Ok, now imagine that I showed you how you could get a sixth flat into the same site without breaking into a sweat. How on earth would I be able to do that? The same way anyone who’s been doing a job for 40 years knows how to do stuff. After a while, it becomes second nature, even when it can look a bit like alchemy to the inexperienced developer’s eye. And this sixth flat is where the numbers start to get interesting. Flat 6 doesn’t add a sixth to your profit; it almost doubles it. The maths won’t work out to be precisely two-fold since flat 6 may incur some additional construction costs, but hopefully, you get the general principle. Your first four flats pay for the development, and apartments 5 and upwards are where your profit lies. So getting good at learning how to maximise the value of an opportunity is going to set you apart from the competition, big-time. Not only are you likely to make more profit, but you’re also going to be able to pay more to acquire properties, which will make a major difference to your chances of success. Understand how to do things like block planning and go out of your way to learn those all-important tips and tricks that seasoned developers have learned the hard way. And the good news is you don’t need forty years of experience to do that; you simply need to learn from someone who has.

Asset sweating doesn’t stop at the number of units you can fit in; it also includes how you design them. Understanding who your target market is and what they want should be a key objective, but there are also ways to maximise both the floorplan size of your units and that all-important storage space. These add value and saleability to a project and set you apart from the competition. Which segues quite nicely into my next point, which is:

  1. Avoiding the competition

They say that beauty is in the eye of the beholder, which is undoubtedly true in the development world. When developers look at a project, most have the same thought in mind. That rather nice office building on the edge of town is SO ripe for redevelopment into flats. All the windows are in the right place, and it even has parking. Just strip out the internal gubbins, put up a few partition walls, bang in some kitchens and bathrooms, and Bob’s your uncle – what’s not to like? The problem is that this is exactly what has crossed every other developer’s mind, too, so competition is likely to be fierce.

Now let’s contrast this prime office conversion opportunity with the scuzzy, tired-looking light industrial unit that’s been hanging around Estates Gazette like a bad smell for months. No self-respecting developer worth their salt will touch it with a bargepole. After all, who would want to live in a building that hideous? Surely, you’d have to knock the thing down and build something from scratch, wouldn’t you? The answer is, of course, that you wouldn’t. With a bit of imagination and a half-decent architect and planning consultant, you can readily turn the humblest of buildings into something distinctly des res using those rather useful permitted development rights I mentioned earlier. And while your sow’s ear might not completely bely its humble origins, you’ll still have created some highly sellable flats. And you’ll have competed with far fewer people in the process.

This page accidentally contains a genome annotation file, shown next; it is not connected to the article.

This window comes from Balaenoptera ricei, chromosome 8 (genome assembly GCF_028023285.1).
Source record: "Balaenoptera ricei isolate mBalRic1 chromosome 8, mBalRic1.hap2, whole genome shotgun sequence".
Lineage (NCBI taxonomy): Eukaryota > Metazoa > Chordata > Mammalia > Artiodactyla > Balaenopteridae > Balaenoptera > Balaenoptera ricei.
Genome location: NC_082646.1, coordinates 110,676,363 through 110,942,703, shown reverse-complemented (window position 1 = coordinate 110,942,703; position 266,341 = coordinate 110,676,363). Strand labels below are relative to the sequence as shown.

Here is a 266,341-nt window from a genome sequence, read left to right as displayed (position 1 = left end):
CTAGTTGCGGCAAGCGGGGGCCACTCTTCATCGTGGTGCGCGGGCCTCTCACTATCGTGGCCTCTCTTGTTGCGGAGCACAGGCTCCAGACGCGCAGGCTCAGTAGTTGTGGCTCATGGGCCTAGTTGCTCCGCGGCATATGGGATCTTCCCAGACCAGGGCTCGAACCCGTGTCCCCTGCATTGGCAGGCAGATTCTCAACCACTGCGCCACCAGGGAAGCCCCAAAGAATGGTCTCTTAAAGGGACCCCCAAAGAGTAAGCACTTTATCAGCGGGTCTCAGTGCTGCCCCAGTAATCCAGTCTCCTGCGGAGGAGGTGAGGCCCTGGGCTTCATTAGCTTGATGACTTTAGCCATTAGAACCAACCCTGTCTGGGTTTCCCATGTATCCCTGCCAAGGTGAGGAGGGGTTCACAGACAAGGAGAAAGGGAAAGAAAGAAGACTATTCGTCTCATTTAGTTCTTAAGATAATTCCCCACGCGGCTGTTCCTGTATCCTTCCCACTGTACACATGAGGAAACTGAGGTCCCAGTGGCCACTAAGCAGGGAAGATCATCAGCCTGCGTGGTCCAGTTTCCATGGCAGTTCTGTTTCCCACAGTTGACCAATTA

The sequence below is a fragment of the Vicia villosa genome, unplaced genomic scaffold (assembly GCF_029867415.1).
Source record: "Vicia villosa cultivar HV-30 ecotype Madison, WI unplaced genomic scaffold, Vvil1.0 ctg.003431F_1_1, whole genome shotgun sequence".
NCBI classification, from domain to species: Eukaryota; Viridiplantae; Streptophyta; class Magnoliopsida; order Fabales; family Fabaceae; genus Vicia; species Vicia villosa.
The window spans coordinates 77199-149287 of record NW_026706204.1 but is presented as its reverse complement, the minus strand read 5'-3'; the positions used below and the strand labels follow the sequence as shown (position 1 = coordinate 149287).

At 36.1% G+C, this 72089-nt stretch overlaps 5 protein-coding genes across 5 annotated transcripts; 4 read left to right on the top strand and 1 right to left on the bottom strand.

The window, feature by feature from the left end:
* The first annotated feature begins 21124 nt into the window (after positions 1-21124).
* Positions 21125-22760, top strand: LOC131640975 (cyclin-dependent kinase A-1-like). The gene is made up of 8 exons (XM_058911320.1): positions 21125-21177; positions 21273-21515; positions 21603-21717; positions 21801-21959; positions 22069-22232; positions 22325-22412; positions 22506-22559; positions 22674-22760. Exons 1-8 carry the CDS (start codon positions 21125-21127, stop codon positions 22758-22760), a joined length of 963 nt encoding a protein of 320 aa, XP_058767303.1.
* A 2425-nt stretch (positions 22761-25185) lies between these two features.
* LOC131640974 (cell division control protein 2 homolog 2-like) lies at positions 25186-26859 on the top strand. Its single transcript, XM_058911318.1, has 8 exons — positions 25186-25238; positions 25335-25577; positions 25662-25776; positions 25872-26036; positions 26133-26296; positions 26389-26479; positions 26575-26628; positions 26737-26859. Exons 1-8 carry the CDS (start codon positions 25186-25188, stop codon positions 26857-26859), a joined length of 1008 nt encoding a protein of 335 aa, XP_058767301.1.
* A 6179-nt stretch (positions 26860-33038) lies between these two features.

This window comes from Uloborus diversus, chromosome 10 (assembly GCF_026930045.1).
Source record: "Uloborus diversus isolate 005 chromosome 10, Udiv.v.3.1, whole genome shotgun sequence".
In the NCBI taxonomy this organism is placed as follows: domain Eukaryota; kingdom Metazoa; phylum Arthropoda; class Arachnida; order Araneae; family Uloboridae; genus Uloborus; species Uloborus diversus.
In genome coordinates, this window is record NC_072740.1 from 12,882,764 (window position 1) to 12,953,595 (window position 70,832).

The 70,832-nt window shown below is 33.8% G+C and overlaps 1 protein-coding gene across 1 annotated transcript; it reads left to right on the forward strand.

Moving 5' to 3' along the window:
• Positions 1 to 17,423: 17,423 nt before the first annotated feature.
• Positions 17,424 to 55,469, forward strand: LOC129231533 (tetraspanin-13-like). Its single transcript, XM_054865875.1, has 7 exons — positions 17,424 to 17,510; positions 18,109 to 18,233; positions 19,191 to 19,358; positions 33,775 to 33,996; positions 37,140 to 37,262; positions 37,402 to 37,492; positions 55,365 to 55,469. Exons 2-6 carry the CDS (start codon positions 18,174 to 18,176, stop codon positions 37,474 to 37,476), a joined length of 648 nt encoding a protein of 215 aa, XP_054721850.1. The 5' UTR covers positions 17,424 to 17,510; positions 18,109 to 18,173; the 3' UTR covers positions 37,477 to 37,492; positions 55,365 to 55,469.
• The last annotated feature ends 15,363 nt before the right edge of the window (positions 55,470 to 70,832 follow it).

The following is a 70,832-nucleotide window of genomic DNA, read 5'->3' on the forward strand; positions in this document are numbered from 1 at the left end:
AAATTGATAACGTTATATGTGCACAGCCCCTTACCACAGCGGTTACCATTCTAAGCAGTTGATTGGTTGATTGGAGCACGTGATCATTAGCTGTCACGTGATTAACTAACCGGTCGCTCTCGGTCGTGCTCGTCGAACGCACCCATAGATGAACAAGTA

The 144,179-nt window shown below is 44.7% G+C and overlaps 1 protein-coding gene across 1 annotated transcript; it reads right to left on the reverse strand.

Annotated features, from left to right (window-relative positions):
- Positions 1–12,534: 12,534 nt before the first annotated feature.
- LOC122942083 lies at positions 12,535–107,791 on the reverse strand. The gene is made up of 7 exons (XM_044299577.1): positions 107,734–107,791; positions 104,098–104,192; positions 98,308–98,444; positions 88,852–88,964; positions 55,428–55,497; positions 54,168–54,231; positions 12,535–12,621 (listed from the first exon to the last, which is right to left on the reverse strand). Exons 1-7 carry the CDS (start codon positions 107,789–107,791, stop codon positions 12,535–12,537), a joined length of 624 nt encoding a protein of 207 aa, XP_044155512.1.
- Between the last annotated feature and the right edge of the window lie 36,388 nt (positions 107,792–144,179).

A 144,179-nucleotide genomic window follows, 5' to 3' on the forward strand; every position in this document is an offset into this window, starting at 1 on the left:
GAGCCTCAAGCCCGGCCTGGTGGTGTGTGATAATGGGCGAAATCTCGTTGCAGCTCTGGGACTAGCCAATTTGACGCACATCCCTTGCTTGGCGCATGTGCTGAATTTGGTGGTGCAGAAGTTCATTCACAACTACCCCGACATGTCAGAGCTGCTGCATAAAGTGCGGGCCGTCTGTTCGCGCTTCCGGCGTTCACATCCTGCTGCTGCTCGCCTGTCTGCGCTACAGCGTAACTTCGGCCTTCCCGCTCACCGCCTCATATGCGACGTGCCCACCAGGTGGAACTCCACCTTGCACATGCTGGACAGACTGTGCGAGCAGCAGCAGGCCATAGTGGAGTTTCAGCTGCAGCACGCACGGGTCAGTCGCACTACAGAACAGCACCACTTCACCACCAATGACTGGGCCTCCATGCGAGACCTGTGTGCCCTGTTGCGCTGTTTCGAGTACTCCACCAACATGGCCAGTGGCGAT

Taking the less obvious route isn’t the only way to dodge the competition. Pursuing a direct-to-vendor approach can also pay dividends simply because you’re not competing with anyone else. It’s just you and the building’s owner. The downside is, of course, that finding people whose properties are not on the market but who want to sell is nothing like as easy as flicking through Rightmove. We call it the hard yards of development. Thomas Edison said opportunity is missed because it’s dressed in overalls and looks like work, and he could just as well be talking about finding off-market deals. It takes tenacity and effort, and there will undoubtedly be some dead ends along the way. But the results can be spectacular, particularly as you’re only looking for one deal, not dozens. And guess what? Because it’s not easy, you’ll have far less competition.

  1. Going the extra mile

Confession time: David Beckham is probably a better free-kick taker than I am. I say ‘probably’ as I’ve never actually taken a free kick, so there’s a chance, albeit a slim one, that I might have a natural talent that has thus far gone unnoticed. But on balance, I suspect Mr. B probably has the edge. And the reason he’s pretty tasty from just outside the box is not down to some innate talent he was born with. Instead, it has come about through doing thousands of hours of practice. He became great (not just good) at free kicks because he took the time to go the extra mile to learn his craft and then practice, practice, practice. Then he practiced some more. He was first to arrive at training sessions and the last to leave. When the rest of the team were back in the changing room, he’d still be out under the floodlights, bending it like, well, his good self.

Why is this remotely relevant? Well, it’s all about going the extra mile. There are many footballers who can take a free kick, just as there are many developers who are looking for a development deal. But the great developers are the ones who take things to the next level. They don’t just talk to commercial agents; they build relationships with them. They’re not just searching on Rightmove; they’re out there trying to find off-market deals too. And they make every day a learning day, pushing their business forward.

So make a point of not just getting stuff done; do it at 110% instead. Challenge yourself to do it better. You’ll soon find yourself differentiated from the rest of the pack.

  1. Standing on the shoulders of giants

I’m duty bound to declare an interest on this one. As someone who runs a property development training business, you won’t expect me to tell you training is a bad idea. But if I’m honest, I suspect I may be preaching to the converted. After all, it always bemuses me that someone would embark on an enterprise like property development without going into it armed with as much information, knowledge, and nous as possible; the numbers are too large to make winging it a wise move.

Education provides obvious benefits, such as avoiding some of the more common pitfalls that can often catch out the unwary first-timer.

I’ve trained enough people who arrive with us having come unstuck on a project to know it’s a common issue. But it’s not just the ability to dodge bullets that makes training a must-have; it’s also the ability to spot opportunities.

As I mentioned earlier, experience in any discipline allows you to see things that lesser-trained eyes can’t see. The good news is that for most things in development, you don’t need the experience itself – you simply need the knowledge. So getting trained by someone with the experience to teach you how to unlock the potential in any given development project will provide you with a massive edge. And because most people lack the experience, they miss the opportunity. But get yourself educated, and it can make all the difference.

So there you have it, five essential elements that will hopefully make a big difference to your chances of success. Property development isn’t easy, but it’s eminently achievable for most people who are armed with the right approach, tenacity, and knowledge. Ensure these five elements are part of your game plan, and you should have every chance of success.